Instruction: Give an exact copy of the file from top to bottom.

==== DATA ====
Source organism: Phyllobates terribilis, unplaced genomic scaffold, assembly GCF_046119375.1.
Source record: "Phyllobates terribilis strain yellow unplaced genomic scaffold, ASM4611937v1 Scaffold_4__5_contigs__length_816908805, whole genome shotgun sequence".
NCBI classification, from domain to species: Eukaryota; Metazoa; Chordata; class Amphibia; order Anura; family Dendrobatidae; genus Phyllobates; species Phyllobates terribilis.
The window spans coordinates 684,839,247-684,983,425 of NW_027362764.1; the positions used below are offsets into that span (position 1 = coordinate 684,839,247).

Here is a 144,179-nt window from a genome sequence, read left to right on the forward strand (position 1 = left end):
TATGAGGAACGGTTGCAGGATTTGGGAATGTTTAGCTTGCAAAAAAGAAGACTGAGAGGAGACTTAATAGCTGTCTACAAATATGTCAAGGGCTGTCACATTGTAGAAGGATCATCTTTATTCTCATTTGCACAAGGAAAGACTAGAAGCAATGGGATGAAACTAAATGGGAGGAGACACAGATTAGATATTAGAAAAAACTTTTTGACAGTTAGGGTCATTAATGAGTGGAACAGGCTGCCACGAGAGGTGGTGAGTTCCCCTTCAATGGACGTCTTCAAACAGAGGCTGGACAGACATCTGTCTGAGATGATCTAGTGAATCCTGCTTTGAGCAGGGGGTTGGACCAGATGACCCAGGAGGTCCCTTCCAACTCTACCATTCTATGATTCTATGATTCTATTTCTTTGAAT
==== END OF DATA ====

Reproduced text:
Source organism: Phyllobates terribilis, unplaced genomic scaffold, assembly GCF_046119375.1.
Source record: "Phyllobates terribilis strain yellow unplaced genomic scaffold, ASM4611937v1 Scaffold_4__5_contigs__length_816908805, whole genome shotgun sequence".
NCBI classification, from domain to species: Eukaryota; Metazoa; Chordata; class Amphibia; order Anura; family Dendrobatidae; genus Phyllobates; species Phyllobates terribilis.
The window spans coordinates 684,839,247-684,983,425 of NW_027362764.1; the positions used below are offsets into that span (position 1 = coordinate 684,839,247).

Here is a 144,179-nt window from a genome sequence, read left to right on the forward strand (position 1 = left end):
TATGAGGAACGGTTGCAGGATTTGGGAATGTTTAGCTTGCAAAAAAGAAGACTGAGAGGAGACTTAATAGCTGTCTACAAATATGTCAAGGGCTGTCACATTGTAGAAGGATCATCTTTATTCTCATTTGCACAAGGAAAGACTAGAAGCAATGGGATGAAACTAAATGGGAGGAGACACAGATTAGATATTAGAAAAAACTTTTTGACAGTTAGGGTCATTAATGAGTGGAACAGGCTGCCACGAGAGGTGGTGAGTTCCCCTTCAATGGACGTCTTCAAACAGAGGCTGGACAGACATCTGTCTGAGATGATCTAGTGAATCCTGCTTTGAGCAGGGGGTTGGACCAGATGACCCAGGAGGTCCCTTCCAACTCTACCATTCTATGATTCTATGATTCTATTTCTTTGAAT